ERC Grants

Florence Marcotte: exploring the magnetic fields of stars

Changed on 06/09/2023
Are there magnetic fields hidden deep in space, in certain stars or planets? How are they formed? What are their effects? These are three fundamental questions for astrophysicists. Florence Marcotte, a researcher in fluid mechanics at Inria's Université Côte d'Azur centre, hopes to answer them thanks to the European ERC Starting Grant she has just been awarded! She explains the challenge.
Portrait de Florence Marcotte
© Aurélie Macarri - Université Côte d'Azur

The ERC Starting Grant awarded by the European Research Council gives you one million euros over five years. What are you using this funding for?

It will enable me to recruit doctoral and post-doctoral students to work in teams on a subject in line with my research: the dynamics of electrically conductive fluids, which can generate an electromagnetic field in stellar systems through a process known as the dynamo effect.

We have an example of this right under our feet in the form of the Earth's magnetic field. But while the latter is relatively well understood, there are, for example, stars in which the existence of a magnetic field is suspected, but whose origin, structure and impact on the stellar plasma are unknown. These are fundamental questions in astrophysics, as the existence of a magnetic field can strongly influence the evolution of a star, for example by modifying its rotation.

In concrete terms, how do you plan to explore the origin of electromagnetic fields in space?

The project funded by the ERC grant will use a mathematical theory known as optimal control. In some astrophysical objects, the generation of magnetic fields crucially depends on initial conditions. Mathematically, this means that the non-linear equations governing their evolution can have multiple solutions, and that depending on the initial magnetic perturbation, the system will spontaneously evolve towards one equilibrium rather than another: for example a dynamo solution, i.e. the object will develop a persistent, self-sustaining magnetic field, or conversely a non-magnetic solution.

Identifying a dynamo equilibrium directly is very difficult, due to the nature of these equations, and often requires a fairly precise idea of the solution sought... which we don't have! Optimal control theory allows us to get round this obstacle, as we showed in a recent article in the journal PRL (Physical Review Letters): we look for the initial perturbations that maximize the energy of the magnetic field at a given time, then using classical numerical simulation, we check a posteriori that these "initial seeds" are capable of triggering a dynamo instability, and we follow their evolution until we reach the desired equilibrium. However, it may not work every time... that's the risky part of the project!

What applications might your research ultimately lead to?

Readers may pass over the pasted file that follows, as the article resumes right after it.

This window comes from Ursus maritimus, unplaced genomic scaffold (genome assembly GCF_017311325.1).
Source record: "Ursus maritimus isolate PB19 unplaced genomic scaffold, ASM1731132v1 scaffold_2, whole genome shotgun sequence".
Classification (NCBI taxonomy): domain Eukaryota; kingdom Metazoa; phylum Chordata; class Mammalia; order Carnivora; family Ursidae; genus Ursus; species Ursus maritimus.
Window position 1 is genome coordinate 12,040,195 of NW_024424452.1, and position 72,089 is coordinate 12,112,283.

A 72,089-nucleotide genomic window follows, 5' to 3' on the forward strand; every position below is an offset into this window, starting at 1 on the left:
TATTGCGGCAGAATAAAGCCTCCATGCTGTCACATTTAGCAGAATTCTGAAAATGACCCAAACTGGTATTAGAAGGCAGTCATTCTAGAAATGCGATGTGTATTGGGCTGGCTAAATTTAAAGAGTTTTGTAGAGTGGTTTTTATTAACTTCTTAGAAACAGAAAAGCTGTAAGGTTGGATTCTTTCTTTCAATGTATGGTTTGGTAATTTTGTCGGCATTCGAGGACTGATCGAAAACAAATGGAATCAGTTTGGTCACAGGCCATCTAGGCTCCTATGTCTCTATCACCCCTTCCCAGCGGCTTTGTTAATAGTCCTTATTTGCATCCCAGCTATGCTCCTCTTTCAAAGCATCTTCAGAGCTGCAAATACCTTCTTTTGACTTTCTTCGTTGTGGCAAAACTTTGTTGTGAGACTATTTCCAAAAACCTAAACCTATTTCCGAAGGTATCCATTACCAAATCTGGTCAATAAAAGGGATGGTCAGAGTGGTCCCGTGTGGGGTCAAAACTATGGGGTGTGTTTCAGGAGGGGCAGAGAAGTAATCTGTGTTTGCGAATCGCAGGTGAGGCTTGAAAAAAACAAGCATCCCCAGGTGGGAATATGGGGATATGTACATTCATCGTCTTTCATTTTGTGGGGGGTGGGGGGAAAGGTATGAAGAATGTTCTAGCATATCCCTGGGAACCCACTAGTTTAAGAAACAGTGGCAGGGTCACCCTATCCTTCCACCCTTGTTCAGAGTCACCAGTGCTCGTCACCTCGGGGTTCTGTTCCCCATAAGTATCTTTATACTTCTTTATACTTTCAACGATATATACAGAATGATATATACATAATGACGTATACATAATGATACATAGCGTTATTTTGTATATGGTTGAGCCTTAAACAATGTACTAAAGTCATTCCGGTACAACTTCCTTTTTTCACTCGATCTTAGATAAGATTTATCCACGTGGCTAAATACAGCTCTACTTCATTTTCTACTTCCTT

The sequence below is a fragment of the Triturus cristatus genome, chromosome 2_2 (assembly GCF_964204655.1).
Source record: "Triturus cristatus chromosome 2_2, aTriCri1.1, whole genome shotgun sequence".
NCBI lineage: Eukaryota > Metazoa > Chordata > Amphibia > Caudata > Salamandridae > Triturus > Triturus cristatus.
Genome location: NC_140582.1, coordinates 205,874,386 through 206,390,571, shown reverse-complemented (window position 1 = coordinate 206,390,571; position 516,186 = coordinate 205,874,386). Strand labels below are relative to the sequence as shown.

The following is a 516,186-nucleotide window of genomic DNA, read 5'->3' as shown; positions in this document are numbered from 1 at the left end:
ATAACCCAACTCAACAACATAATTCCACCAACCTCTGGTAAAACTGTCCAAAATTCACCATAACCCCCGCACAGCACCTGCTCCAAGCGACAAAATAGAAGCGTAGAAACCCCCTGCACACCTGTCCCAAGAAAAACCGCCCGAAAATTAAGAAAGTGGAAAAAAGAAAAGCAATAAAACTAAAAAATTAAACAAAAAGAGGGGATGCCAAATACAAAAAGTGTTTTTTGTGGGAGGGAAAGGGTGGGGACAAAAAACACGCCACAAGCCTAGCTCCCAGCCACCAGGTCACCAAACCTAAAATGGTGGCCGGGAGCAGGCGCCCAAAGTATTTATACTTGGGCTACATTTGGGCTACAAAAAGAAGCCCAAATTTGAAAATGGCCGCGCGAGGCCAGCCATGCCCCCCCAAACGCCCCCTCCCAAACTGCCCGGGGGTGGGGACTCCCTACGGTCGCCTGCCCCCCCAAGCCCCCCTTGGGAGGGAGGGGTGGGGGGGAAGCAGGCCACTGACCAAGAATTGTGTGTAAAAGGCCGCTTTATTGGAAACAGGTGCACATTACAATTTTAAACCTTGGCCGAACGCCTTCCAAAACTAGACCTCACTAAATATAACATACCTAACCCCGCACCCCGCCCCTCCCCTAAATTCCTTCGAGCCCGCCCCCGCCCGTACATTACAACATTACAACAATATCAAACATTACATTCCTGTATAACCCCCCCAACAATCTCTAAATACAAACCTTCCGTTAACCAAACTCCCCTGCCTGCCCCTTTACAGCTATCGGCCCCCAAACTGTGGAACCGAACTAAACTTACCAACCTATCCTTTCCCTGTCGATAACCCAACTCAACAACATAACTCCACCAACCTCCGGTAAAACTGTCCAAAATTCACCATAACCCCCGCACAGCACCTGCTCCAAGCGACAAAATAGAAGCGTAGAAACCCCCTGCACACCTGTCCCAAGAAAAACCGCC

We're going to try to use this method to model the radiative zones of stars, where the possible dynamo mechanisms are still mysterious. For example, an intriguing problem is the existence of the "magnetic desert" of intermediate-mass stars: the magnetic fields detected at the surface of these stars are either very intense or extremely weak... and nobody knows why! It's an interesting challenge to try and understand how originally similar objects can follow two such distinct magnetic evolutions. We'll also be testing our approach on the question of the origin of turbulence in protoplanetary disks (disks of gas and dust that give rise to planets).

You're a fluid mechanic, a researcher in an applied mathematics team, working on astrophysics... How do you combine these different fields?

It takes a lot of discussion with colleagues from different fields to find a common language. When I joined Inria's Castor team in 2019, I didn't use the same terms as the mathematicians, even though I was talking about the same methods. But through reading articles and working with astrophysicists, particularly at the Observatoire de la Côte d'Azur, I'm trying to navigate between the three communities. And I really appreciate how lucky I am to be able to carry out my research in a laboratory that combines fluid mechanics and applied mathematics!

Learn more

“Minimal seeds for subcritical dynamos”, video, Florence Marcotte, Isaac Newton Institute, 14/9/2022


Florence Marcotte

Key dates in the Florence Marcotte career's

  • 2009-2013: Civil engineering degree, Ponts-et-Chaussées, Paris
  • 2012-2013: Master of Research in Fluid Mechanics, Université Pierre et Marie Curie & Ecole Polytechnique, Paris.
  • 2013-2016  PhD at the Laboratoire de RadioAstronomie de l'Ecole Normale Supérieure & Institut de Physique du Globe, Paris.
  • 2017: Post-Doctorate at the University of Cambridge, Department of Applied Mathematics and Theoretical Physics (DAMTP)
  • 2019: Inria research fellow in the joint Castor team (Inria centre at Université Côte d'Azur /Laboratoire JA Dieudonné, Nice)